“Even though it might seem small, for these institutions that traditionally move slowly, the fact that you’re even seeing certain offices that have productively and proactively set these internal policies and are exploring these use cases,” Wilson said. “That is something to celebrate.”

Individual approaches

Of the offices that told FedScoop they do use the technology, most indicated that generative tools were used to assist with things like research and workflow, and a few, including Peters’ office, noted that they had their own policies to ensure the technology was being used appropriately. 

Clocker, of the CAO, had recommended offices adopt their own internal policies adjusted to their preferences and risk tolerance at the January Committee on House Administration hearing. POPVOX has also published a guide for congressional offices establishing their own policies for generative AI tools.


The office of Rep. Glenn Ivey, D-Md., for example, received approval from the House for its AI use and encouraged staff to use the account to assist in drafting materials. But they’ve also stressed that staff should use the account for work only, ensure they fact-check the outputs, and are transparent about their use of AI with supervisors, according to information provided by Ivey’s office.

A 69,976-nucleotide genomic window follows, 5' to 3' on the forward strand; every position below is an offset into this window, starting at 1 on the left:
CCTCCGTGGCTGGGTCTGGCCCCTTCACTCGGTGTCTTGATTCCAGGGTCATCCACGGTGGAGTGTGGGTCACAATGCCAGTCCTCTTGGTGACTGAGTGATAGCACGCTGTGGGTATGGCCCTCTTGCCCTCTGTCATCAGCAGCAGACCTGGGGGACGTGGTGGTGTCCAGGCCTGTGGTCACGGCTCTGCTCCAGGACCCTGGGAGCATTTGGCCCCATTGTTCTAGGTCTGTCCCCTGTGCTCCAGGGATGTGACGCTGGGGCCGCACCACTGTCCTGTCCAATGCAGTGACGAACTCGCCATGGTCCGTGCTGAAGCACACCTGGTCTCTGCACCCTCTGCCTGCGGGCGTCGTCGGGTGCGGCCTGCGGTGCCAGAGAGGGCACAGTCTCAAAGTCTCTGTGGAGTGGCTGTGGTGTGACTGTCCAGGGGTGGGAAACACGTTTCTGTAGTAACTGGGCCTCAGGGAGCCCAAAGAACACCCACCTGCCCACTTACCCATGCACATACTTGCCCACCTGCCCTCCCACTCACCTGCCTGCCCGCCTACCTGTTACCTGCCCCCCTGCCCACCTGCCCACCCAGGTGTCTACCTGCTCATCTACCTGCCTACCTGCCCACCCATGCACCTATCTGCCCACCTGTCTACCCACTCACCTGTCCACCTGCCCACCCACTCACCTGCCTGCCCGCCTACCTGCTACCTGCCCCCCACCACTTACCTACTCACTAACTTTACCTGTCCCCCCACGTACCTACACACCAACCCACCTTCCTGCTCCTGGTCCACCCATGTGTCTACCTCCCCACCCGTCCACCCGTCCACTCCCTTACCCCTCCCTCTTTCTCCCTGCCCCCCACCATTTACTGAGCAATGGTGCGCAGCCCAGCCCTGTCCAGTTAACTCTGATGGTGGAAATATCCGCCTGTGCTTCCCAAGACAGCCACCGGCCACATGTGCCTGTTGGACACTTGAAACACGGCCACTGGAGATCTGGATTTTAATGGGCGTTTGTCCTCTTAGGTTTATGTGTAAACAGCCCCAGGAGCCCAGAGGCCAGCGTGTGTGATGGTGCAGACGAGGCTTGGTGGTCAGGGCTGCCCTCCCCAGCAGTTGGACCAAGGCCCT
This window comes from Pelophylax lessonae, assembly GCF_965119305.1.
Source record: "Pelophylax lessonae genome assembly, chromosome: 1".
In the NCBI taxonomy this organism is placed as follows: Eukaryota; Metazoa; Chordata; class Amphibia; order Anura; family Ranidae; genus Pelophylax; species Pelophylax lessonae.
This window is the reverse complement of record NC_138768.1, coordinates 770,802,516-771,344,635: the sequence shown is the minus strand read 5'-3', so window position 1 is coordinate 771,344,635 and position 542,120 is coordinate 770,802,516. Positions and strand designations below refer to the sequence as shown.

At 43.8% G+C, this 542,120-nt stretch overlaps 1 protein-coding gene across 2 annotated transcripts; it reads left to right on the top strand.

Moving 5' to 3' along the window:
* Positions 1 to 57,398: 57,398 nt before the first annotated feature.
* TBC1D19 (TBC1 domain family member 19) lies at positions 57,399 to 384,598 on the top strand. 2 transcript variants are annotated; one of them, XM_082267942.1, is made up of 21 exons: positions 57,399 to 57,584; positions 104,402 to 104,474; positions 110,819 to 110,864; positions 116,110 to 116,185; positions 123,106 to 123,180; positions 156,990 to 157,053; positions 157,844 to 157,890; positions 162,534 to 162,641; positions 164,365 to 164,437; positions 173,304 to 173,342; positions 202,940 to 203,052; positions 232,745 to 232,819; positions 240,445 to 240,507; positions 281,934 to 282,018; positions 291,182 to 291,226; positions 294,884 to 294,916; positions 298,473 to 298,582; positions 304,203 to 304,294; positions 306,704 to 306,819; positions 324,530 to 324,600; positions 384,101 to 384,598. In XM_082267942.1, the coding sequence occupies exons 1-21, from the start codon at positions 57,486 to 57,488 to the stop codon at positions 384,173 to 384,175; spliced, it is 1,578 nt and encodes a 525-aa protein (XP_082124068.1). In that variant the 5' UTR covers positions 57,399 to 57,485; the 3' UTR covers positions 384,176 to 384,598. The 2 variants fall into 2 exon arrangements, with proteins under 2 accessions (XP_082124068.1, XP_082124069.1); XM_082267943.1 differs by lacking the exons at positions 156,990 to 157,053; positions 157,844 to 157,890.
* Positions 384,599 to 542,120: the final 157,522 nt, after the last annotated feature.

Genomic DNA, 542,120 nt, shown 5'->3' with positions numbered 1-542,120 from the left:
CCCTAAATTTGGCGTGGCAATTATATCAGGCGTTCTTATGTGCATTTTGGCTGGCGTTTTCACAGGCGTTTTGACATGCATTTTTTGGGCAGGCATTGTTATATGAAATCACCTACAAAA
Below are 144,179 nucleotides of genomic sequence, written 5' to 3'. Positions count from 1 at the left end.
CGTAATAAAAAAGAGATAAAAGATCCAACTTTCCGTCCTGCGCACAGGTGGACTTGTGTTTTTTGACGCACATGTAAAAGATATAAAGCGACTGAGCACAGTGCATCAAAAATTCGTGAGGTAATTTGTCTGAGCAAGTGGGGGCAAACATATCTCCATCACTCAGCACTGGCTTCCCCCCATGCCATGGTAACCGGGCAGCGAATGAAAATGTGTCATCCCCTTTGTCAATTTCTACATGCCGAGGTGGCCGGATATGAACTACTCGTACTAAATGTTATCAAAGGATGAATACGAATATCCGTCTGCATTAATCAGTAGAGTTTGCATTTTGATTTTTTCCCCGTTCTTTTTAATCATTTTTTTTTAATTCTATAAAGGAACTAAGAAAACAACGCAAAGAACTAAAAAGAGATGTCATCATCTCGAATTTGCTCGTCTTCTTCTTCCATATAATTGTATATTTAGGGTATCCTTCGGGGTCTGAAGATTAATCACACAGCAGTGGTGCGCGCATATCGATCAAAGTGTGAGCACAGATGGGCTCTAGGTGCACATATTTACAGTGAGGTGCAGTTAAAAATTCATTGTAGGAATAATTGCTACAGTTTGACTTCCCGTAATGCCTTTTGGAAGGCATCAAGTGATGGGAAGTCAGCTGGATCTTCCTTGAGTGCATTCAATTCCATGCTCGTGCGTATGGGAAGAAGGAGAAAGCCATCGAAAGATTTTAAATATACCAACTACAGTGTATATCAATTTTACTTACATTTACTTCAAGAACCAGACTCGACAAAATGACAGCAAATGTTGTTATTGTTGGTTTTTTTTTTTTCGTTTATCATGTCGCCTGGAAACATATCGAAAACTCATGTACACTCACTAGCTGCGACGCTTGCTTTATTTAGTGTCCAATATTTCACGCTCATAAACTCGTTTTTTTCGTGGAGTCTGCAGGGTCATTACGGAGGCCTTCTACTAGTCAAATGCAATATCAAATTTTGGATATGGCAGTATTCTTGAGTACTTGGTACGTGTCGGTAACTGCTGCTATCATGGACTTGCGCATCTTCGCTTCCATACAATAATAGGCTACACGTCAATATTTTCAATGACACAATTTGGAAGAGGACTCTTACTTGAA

“Overall, it is a tool we have used to improve workflow and efficiencies, but it is not a prominent and redefining aspect of our operations,” said Ramón Korionoff, Ivey’s communications director.

Senate AI Caucus co-chair Martin Heinrich, D-N.M., also has a policy that provides guidance for responsible use of AI in his office. According to a Heinrich spokesperson, those policies “uphold a high standard of integrity rooted in the fundamental principle that his constituents ultimately benefit from the work of people.”

Even if they don’t have their own policies yet, other offices are looking into guidelines. Staff for one House Republican, for example, noted they were exploring best practices for AI for their office.

Two House lawmakers indicated they were keeping in line with CAO guidance when asked about a policy. Rep. Ro Khanna, D-Calif., said in a statement that his “office follows the guidance of the CAO and uses ChatGPT Plus for basic research and evaluation tasks.” 


Rep. Kevin Mullin, D-Calif., on the other hand, isn’t using generative AI tools in his office but  said it “will continue to follow the CAO’s guidance.”

“While Rep Mullin is interested in continuing to learn about the various applications of AI and find bipartisan policy solutions to issues that may arise from this technology, our staff is not using or experimenting with generative AI tools at this time,” his office shared with FedScoop in a written statement.